• Steff Booth

Unprecedented.


Unprecedented.


That's a word that we've heard pretty much on a daily basis over the last year.


COVID-19 brought not only illness and death to the world but a whole host of challenges that are still with us today, a year on from the original lockdown.


Every single person, no matter what age, gender, race or religion has their own COVID story. There are numerous things that we have found most difficult:

  • Isolation & loneliness: not being able to see family and friends

  • Reduced human contact: no hugs or kisses outside your immediate household

  • Restricted travel: no holidays or visiting anywhere not classed as 'local'

  • Job and financial security*: reduced income via furlough, increases in redundancy (Up to 5.1% = 1.74m currently unemployed), reduced hours and reduced pay, businesses closing permanently, self employed falling through the support gaps

  • Loss of special occasions: weddings, funerals, birthdays, anniversaries, religious celebrations, New Year, births, holidays

  • Education: home schooling, online lessons, missed exams, missing out on the real Uni experience

  • No fun stuff: the closure of non-essential businesses has meant no shopping other than online, no gyms, no cinemas, no theatre, no music gigs, no attendance at sporting events, no grooming (hair, nails etc)

  • Health: huge backlog in many health-related procedures such as surgical operations, check-ups, tests etc

The above list contains the things that we hear about the most on TV, social media, calls with our friends and family but I'm under no doubt that these are just the most common challenges that the majority of us have been dealing with over the last year - the actual list could be endless!


Repairing the damage

Once the vaccination programme has been completed and the lockdown restrictions are eventually lifted, there are still some extremely important elements that will need to be 'fixed':

  • The UK economy**: we're going to be paying back the cost of COVID-19 for many years to come. Estimated borrowing by the British Government for the current financial year is £355bn (which included £129bn additional public service spending such as health services, education, transport etc, £82bn on support for households and £66bn on support for businesses)

  • Damage to industries: certain industries will feel the effect of COVID-19 for a long time with many within not surviving at all. The travel and hospitality world has been shaken to its core over the last year, so only time will tell if they can bounce back once all restrictions are lifted and they can resume operation again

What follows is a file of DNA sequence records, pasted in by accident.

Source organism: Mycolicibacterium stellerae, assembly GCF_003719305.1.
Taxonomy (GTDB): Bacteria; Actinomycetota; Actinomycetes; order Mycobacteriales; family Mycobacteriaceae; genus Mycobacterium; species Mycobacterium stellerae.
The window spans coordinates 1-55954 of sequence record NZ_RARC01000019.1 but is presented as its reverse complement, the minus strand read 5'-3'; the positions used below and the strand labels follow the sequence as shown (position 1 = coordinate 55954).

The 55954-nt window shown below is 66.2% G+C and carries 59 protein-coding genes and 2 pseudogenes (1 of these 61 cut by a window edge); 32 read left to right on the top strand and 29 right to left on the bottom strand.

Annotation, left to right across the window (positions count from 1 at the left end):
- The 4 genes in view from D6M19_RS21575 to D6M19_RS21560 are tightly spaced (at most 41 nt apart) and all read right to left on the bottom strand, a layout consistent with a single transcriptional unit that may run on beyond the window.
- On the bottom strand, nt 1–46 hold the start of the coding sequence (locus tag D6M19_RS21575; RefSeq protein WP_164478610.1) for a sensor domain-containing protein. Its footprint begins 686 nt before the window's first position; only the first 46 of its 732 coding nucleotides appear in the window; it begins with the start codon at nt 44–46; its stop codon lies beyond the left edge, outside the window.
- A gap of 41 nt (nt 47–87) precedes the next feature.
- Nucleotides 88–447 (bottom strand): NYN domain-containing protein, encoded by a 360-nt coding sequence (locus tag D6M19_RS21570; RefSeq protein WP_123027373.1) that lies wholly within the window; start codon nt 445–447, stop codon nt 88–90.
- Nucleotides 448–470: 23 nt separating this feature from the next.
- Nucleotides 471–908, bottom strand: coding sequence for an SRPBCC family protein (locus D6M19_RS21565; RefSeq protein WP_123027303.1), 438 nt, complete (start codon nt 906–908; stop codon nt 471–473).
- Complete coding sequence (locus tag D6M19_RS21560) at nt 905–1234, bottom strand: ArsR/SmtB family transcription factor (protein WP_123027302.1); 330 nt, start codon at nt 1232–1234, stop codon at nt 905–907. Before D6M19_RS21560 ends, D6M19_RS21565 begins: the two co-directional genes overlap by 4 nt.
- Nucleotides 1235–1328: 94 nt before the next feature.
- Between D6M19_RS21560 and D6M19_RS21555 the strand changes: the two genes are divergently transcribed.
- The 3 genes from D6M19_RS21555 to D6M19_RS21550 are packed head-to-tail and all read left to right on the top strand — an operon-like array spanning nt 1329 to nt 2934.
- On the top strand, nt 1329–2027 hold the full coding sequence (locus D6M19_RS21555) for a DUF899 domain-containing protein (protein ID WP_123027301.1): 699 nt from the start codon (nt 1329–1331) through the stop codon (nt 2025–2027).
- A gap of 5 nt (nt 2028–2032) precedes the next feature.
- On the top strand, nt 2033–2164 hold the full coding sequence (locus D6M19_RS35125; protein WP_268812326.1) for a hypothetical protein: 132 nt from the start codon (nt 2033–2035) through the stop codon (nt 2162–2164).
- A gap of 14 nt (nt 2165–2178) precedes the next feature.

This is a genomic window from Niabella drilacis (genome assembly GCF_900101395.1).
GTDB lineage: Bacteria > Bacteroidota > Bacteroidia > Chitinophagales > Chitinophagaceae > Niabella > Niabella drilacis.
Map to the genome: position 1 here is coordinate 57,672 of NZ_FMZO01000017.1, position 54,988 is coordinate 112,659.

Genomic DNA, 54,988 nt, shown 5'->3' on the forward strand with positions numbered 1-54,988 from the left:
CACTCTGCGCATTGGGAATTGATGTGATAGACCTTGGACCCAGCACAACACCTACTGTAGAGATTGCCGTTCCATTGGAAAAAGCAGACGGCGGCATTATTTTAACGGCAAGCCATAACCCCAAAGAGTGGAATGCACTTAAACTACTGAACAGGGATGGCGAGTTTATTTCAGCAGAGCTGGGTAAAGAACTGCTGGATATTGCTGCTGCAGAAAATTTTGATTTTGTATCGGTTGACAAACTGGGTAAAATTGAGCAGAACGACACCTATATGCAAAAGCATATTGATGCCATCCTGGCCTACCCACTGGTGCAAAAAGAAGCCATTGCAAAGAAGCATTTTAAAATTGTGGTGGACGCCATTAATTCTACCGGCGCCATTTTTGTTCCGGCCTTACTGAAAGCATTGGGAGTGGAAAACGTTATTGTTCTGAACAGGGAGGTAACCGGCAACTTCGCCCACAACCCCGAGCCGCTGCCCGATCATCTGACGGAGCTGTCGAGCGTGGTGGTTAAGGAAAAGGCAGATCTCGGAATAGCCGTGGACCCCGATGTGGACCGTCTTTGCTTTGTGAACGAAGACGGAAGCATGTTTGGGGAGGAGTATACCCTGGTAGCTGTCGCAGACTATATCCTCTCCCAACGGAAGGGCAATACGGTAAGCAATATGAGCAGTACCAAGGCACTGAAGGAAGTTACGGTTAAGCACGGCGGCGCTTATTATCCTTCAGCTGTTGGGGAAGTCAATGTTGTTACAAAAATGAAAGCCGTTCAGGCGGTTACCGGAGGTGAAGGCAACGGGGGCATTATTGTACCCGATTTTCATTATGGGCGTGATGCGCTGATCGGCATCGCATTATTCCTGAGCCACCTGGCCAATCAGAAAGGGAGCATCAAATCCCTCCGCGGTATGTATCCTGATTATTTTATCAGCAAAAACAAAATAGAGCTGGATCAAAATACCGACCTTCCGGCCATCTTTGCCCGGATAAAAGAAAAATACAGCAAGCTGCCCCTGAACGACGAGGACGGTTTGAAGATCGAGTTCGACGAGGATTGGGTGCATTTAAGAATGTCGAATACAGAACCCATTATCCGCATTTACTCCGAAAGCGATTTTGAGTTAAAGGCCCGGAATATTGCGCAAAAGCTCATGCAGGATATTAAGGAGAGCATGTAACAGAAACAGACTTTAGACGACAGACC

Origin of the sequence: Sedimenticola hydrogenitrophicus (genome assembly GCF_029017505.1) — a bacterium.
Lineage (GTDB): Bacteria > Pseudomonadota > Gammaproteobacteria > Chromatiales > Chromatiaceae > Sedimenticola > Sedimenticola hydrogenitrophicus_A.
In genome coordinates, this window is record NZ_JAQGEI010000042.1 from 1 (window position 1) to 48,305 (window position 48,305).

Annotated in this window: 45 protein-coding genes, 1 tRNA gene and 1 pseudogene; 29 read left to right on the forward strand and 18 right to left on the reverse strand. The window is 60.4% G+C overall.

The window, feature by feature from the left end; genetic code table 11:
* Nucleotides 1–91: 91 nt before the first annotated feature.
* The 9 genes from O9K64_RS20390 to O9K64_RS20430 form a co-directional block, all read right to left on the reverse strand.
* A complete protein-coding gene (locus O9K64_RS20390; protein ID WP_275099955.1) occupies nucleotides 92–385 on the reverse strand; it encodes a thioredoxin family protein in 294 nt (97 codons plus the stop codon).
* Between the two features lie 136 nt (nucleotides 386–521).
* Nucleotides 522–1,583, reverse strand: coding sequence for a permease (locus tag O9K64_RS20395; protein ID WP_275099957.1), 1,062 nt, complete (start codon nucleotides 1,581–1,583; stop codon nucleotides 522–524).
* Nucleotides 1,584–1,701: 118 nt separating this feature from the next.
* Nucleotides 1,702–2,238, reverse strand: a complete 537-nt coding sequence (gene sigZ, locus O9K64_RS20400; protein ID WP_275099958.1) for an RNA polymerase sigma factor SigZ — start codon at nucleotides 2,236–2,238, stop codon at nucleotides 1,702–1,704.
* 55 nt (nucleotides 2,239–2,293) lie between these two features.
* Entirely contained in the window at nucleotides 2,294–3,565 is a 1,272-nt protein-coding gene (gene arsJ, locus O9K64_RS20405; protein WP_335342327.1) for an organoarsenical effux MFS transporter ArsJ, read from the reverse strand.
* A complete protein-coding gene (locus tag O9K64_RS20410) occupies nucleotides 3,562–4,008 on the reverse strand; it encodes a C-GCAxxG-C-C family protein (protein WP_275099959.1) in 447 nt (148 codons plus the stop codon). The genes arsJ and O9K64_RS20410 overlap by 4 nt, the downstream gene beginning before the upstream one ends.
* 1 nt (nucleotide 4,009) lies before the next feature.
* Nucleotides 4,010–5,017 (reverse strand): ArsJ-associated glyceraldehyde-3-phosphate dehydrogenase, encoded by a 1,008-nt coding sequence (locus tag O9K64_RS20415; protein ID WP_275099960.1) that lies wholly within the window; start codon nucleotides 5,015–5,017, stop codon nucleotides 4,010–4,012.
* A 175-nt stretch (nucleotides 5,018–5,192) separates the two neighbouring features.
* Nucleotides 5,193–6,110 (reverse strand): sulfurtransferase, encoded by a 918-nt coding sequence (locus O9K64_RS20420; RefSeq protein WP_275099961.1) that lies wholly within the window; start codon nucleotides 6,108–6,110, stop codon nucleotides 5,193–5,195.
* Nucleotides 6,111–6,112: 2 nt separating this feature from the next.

• The High Street***: our habits have had to change during lockdown with the inability to 'pop' to our local High Street for everyday purchases. A staggering 89% of Brits have said that they will continue to shop online post-lockdown so this does not bode well for the High Street that was obviously struggling long before COVID-19 turned up

So how has COVID-19 affected Girl Friday?

I lost one major client very early in the first lockdown as they had to close their doors temporarily and furlough all their staff. I'm very pleased to say that they have grown stronger and stronger throughout the last year so we have now resumed our previous relationship.


On the flipside, lockdown one also brought a previous client back to me who needed very short notice assistance as their business had rocketed unexpectedly. Yin and yang!


I've had a reduction in hours with other clients but I'm hoping that this will be rectified when the world returns to 'normal' in the coming months.


So what next?

Once lockdown restrictions are lifted, there are certain things that people will be looking forward to the most. What would yours be? Hugging loved ones? Getting a haircut? A drink in the pub? A meal with friends? Going on holiday?


Whatever it is that you're looking forward to, here are some of the key dates to look forward to:

  • 29th March - Rule of six is back for meeting people outdoors and outdoor sports facilities can reopen

  • 31st March - Clinically vulnerable people will no longer need to be shielded

  • 12th April - Non-essential shops, gyms, salons and barbers can reopen

  • 12th April - Outdoor hospitality, self-contained accommodation in camp sites, zoos and theme parks can reopen

  • 17th May - Rule of six is extended to indoors

  • 17th May - Up to 30 people can meet outdoors

  • 17th May - Indoor hospitality, cinemas and play areas can reopen

  • 17th May - Hotels, B&Bs, indoor sports and exercise classes can resume operation

And if all goes according to plan, June 21st may see all other restrictions lifted so life may be back on track to whatever 'normal' will be.


For everyone who has been affected by Coronavirus (I actually can't imagine anyone who hasn't!), hang on in there just a little bit longer - the light at the end of the tunnel will be twinkling before we know it.




Sources:

* The cost of coronavirus | The Institute for Government

** Unemployment rate: How many people are out of work? - BBC News

*** Online shopping habits Brits adopted over lockdown are here to stay – Retail Times

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